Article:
Faite Main (Hand Made)
Artist Claudia Huidobro―one-time supermodel and muse to Jean Paul Gaultier as well as some of the greatest fashion photographers of her generation―creates powerful images that interrogate the cult of beauty and femininity. She takes part in performances related to her top model years.
Returning to Crossing The Line, Huidobro creates a new installation of photographs and collage. Juxtaposing self-portraits that obscure her face with images of women marked up for surgery, cutouts from magazines depicting pinups and housewives, and enlarged photos of combs, lipsticks, elegantly posed hands, and scalpels, she creates an arsenal of ordinary objects that dismantle the myth of the perfect woman.
This is the seventh exhibition of the French Protocol series in the FIAF Gallery, curated by François Hébel.
Free and open to the public
22 East 60th Street
New York, NY 10022
About the Artist & Curator
Of Chilean heritage, Claudia Huidobro was born in Paris, France, where she currently lives and works. After studying art in school, her first contact with photography came through her modeling career during the 1980s, when she worked with famous photographers such as Helmut Newton, Steven Meisel, Peter Lindbergh, Paolo Roversi, and William Klein. She became a muse to Jean Paul Gaultier, working closely with him in his studio. In the 1990s, Huidobro quit the fashion world to dedicate herself to theater, music, and visual arts. Since 2000, her drawings, collages, and photographs have been exhibited from Chile to China, and at several fairs in Europe. This is her third presentation in New York, having most recently appeared in Olivier Saillard’s performance "Models never talk," which was specially created for Crossing The Line in 2014.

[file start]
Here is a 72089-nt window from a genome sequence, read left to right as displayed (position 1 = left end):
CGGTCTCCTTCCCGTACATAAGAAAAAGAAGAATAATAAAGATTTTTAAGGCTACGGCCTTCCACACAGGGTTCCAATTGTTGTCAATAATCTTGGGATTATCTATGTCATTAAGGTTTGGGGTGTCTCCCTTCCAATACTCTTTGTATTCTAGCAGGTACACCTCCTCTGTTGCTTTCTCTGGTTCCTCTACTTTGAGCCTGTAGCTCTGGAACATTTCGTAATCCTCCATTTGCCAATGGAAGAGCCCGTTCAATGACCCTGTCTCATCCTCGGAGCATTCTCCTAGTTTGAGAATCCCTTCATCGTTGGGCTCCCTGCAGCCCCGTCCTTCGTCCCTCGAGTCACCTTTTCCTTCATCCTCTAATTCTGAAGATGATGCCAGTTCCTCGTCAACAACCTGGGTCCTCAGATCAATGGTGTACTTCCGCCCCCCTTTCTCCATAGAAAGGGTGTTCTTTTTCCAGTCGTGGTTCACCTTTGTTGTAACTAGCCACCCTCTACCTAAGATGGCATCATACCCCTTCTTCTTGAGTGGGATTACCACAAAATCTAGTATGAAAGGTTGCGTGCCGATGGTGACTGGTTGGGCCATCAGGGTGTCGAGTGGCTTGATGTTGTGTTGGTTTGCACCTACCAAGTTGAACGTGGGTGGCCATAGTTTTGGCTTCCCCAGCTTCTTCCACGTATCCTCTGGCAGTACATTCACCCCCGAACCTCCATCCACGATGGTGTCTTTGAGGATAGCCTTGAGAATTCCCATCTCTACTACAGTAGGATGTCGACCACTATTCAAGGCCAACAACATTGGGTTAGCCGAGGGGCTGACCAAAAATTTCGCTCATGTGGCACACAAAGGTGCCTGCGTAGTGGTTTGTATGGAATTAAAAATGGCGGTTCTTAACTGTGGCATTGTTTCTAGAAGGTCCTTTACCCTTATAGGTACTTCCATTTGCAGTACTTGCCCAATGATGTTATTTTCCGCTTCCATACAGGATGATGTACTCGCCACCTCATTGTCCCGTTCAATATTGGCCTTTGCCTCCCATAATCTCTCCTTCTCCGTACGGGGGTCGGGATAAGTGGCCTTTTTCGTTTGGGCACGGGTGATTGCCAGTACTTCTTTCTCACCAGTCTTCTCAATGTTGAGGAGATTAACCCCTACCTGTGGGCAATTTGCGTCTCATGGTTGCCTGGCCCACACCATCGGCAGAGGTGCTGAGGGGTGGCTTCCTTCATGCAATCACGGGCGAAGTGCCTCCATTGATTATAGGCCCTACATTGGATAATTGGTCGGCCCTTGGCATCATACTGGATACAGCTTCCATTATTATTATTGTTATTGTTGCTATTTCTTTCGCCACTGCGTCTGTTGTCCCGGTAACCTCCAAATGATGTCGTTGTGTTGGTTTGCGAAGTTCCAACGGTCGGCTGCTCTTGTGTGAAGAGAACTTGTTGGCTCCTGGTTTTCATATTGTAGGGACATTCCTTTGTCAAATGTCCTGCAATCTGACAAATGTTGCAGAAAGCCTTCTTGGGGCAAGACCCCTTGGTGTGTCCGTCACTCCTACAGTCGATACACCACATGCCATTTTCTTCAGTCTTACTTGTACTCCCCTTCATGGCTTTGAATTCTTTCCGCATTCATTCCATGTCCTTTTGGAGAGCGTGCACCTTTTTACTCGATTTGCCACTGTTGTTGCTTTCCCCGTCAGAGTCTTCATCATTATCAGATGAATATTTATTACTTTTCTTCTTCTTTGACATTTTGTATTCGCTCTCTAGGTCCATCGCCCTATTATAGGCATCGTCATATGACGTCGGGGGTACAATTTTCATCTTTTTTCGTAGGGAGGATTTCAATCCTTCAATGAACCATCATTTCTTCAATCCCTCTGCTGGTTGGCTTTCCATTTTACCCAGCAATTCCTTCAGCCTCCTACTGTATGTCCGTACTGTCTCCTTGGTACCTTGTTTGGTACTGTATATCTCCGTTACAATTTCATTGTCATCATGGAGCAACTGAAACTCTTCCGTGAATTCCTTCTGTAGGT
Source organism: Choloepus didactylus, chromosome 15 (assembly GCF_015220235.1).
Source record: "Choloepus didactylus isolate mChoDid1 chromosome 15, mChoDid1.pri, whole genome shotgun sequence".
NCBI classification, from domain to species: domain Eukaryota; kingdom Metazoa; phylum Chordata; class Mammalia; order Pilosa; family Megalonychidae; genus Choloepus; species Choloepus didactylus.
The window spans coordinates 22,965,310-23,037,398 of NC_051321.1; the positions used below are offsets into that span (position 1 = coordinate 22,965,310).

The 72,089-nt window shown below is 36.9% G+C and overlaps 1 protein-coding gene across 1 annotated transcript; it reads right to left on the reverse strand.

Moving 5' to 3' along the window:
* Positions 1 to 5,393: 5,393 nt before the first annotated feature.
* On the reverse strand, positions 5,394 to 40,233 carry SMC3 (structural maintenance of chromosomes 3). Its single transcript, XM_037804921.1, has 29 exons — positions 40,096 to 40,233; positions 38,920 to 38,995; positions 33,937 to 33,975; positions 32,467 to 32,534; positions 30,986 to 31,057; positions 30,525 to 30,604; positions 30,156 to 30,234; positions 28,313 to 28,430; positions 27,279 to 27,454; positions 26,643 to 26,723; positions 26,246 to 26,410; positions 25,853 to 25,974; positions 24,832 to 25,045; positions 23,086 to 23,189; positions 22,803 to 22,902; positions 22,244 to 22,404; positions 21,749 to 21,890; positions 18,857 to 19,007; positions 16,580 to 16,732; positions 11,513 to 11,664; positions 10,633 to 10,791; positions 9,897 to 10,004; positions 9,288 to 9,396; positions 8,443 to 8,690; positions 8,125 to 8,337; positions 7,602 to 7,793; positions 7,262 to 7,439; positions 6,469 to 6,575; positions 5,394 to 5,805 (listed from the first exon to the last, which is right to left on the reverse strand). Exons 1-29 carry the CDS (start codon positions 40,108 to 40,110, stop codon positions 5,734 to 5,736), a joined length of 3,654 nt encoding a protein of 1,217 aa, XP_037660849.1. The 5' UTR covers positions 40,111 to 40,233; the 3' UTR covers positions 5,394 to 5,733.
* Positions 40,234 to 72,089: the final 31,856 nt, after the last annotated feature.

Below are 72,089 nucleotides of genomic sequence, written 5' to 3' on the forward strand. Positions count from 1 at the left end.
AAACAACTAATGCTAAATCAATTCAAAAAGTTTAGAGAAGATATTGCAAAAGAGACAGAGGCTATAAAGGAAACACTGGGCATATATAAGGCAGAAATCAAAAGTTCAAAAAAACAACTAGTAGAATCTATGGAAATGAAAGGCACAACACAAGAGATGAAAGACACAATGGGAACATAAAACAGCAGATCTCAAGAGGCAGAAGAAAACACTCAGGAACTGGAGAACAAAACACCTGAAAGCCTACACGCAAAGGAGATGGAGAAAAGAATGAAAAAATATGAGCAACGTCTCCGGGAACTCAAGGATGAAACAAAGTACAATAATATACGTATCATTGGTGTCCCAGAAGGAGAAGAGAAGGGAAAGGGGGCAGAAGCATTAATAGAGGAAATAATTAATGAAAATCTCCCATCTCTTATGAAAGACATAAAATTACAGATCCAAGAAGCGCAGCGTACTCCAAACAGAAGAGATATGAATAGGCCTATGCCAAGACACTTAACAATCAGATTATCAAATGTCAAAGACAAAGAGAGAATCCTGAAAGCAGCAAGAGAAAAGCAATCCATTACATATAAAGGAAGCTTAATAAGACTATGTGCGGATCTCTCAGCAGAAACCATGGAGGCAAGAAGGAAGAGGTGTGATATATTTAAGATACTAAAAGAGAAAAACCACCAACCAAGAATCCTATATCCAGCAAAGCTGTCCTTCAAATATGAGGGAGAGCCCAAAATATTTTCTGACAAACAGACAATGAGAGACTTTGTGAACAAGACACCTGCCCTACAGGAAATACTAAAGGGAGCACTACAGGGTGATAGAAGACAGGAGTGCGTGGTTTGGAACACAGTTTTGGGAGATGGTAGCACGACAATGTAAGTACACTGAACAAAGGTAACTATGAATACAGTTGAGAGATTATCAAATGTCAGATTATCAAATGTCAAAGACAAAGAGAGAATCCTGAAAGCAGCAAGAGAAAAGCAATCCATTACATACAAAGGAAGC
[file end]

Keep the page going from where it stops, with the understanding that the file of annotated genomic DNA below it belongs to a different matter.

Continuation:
The French Protocol
Through The French Protocol series, François Hébel and FIAF aim to introduce contemporary French photographers with distinctive styles to American audiences. A type of conscious and controlled photography, the French Protocol, as Hébel sees it, is the antithesis of the “decisive moment,” the term famously coined by Henri Cartier-Bresson. Instead, it defines technical approaches and serial aesthetics—a frame, a light—that together become the signature of the project or the entire work of the photographer. This approach was first developed by the Anglo-Saxons while the French were attached to photo reportage and humanist discourse. However, a new generation of French photographers has brilliantly adopted the technique, applying it to a variety of photographic modes.
As director of Les Rencontres de la Photographie in Arles (1986-1987), Hébel was crucial to exposing a whole generation of photographers to the general public, including pivotal figures of the 1980s such as Martin Parr, Nan Goldin, Paul Graham, Annie Leibovitz, Sebastiao Salgado, and Eugene Richards. After leading the Magnum photo agency (Paris and International) from 1987 to 2000, Hébel returned to the prestigious festival Les Rencontres in 2001, resuming his role as director for the next 13 years. Hébel is also the founder and director, since 2013, of the Foto/Industria Biennial in Bologna, Italy; co-creator of the Photo Spring festival in Beijing, China; and Artistic Director of the Mois de la Photo du Grand Paris in 2017.
Images © Claudia Huidobro